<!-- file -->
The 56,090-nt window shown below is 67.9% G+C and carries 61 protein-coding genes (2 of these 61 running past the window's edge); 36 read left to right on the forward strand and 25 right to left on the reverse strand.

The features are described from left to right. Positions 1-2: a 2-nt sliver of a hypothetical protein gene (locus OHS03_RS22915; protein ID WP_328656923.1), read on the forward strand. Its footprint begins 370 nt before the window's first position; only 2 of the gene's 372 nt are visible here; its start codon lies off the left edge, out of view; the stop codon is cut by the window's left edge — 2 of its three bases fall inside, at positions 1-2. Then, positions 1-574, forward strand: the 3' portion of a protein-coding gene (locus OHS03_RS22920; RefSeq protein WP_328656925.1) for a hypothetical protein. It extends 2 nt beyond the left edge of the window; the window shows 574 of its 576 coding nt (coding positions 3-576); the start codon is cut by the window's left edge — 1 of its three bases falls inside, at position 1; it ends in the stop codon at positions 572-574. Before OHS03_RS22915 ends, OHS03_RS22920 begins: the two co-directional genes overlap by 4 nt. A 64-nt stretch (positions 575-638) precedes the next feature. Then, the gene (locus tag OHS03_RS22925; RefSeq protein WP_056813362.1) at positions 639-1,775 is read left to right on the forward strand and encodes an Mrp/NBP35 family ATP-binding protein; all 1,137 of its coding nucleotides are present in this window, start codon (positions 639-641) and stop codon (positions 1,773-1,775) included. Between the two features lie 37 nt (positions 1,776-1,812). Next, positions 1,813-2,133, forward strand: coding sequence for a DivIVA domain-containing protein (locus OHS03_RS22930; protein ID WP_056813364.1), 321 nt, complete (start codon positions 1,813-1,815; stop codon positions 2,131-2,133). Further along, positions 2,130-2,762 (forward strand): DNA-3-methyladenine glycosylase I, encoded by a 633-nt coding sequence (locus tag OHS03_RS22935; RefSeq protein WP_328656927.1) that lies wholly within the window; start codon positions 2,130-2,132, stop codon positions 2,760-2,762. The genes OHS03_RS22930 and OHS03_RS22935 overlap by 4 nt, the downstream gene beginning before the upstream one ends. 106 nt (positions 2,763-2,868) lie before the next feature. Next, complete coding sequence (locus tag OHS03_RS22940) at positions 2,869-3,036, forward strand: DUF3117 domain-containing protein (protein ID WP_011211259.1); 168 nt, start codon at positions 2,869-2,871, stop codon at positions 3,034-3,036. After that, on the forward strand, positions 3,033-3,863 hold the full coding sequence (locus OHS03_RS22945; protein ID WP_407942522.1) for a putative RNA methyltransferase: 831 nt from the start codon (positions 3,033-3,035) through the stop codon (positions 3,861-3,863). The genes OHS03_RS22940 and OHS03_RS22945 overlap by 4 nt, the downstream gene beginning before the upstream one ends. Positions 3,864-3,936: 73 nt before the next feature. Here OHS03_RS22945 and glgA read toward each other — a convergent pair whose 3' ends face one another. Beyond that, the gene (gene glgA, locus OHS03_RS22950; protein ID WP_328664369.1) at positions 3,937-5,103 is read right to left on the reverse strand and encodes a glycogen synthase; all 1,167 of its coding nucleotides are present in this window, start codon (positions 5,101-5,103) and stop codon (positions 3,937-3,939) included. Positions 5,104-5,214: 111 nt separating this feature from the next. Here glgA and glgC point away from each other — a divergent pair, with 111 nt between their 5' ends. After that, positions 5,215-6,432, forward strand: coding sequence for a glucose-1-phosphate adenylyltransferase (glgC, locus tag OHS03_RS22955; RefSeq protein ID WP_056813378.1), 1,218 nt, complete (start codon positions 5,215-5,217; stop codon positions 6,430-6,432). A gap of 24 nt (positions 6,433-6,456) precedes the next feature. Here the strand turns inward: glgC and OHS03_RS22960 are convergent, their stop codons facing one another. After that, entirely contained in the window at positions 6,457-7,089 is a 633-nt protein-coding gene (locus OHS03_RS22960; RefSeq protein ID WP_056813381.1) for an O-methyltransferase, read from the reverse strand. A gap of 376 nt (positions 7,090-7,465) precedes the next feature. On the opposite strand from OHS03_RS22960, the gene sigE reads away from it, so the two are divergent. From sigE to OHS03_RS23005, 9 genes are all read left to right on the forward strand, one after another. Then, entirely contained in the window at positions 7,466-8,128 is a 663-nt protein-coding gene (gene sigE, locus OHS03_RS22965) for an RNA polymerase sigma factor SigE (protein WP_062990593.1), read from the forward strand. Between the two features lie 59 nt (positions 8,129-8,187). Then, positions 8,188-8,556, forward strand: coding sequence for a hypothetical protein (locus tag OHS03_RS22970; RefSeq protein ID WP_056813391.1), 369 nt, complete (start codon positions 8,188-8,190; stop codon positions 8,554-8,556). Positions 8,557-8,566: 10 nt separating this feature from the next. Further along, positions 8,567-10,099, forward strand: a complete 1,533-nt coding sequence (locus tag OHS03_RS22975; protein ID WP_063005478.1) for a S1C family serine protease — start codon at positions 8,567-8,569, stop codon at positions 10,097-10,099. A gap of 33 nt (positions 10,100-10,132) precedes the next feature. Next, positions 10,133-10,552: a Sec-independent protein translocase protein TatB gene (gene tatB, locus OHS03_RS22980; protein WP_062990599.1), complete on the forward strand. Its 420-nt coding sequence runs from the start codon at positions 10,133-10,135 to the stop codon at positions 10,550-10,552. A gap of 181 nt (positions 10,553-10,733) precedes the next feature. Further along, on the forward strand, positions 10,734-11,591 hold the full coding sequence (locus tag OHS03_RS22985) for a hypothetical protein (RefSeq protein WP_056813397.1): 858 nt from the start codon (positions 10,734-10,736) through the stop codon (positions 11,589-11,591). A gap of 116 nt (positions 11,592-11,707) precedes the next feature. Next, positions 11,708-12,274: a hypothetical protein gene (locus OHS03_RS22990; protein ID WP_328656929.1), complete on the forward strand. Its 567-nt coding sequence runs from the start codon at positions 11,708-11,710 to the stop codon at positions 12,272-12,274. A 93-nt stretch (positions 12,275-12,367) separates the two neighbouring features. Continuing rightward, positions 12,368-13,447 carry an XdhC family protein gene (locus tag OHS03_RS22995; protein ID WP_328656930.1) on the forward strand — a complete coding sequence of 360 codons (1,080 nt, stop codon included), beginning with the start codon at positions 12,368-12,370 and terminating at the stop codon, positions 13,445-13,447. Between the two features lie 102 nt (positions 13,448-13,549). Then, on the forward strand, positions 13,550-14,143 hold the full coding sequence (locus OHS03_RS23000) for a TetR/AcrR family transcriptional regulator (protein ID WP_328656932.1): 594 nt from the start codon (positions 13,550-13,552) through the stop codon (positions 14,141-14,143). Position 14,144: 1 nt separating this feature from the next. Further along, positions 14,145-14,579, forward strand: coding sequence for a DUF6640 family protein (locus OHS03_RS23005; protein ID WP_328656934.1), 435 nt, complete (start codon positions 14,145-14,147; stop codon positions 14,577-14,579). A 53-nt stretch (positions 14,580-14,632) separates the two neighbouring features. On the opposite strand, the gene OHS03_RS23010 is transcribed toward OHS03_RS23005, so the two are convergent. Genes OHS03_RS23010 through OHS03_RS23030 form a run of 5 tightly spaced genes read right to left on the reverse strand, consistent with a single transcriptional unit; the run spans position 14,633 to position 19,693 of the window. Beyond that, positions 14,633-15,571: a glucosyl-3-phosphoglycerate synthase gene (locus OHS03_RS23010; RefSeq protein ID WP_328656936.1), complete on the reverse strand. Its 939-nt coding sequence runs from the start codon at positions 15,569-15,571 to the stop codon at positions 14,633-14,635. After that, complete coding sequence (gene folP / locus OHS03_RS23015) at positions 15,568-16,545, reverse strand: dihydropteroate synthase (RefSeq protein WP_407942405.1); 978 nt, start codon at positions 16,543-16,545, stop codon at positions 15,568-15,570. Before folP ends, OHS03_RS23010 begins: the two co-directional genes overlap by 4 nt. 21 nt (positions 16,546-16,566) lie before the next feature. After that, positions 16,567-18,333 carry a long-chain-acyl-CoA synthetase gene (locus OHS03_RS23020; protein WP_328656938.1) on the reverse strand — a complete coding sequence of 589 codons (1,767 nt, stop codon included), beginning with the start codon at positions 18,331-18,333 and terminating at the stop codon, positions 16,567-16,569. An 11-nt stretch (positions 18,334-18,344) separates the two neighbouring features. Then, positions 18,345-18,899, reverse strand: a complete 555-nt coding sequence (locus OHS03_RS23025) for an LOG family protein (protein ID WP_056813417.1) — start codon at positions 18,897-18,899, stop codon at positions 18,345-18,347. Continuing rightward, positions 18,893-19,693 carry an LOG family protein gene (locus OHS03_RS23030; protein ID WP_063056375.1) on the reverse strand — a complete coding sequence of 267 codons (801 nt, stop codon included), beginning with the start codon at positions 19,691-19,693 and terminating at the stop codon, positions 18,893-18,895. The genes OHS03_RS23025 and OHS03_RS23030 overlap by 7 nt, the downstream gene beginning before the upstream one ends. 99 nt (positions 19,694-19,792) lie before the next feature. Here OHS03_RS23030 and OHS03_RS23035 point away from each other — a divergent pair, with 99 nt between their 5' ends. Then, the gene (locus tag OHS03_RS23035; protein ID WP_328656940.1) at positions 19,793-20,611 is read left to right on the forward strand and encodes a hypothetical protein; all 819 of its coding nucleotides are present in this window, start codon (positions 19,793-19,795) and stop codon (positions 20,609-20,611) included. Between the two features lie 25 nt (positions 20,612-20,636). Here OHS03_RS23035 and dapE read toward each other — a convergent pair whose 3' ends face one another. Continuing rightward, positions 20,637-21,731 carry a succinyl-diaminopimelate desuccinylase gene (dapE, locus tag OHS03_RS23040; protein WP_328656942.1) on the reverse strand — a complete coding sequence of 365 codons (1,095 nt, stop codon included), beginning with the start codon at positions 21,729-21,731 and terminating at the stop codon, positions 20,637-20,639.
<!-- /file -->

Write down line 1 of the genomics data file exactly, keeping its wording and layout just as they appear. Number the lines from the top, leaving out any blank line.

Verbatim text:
The 56,090-nt window shown below is 67.9% G+C and carries 61 protein-coding genes (2 of these 61 running past the window's edge); 36 read left to right on the forward strand and 25 right to left on the reverse strand.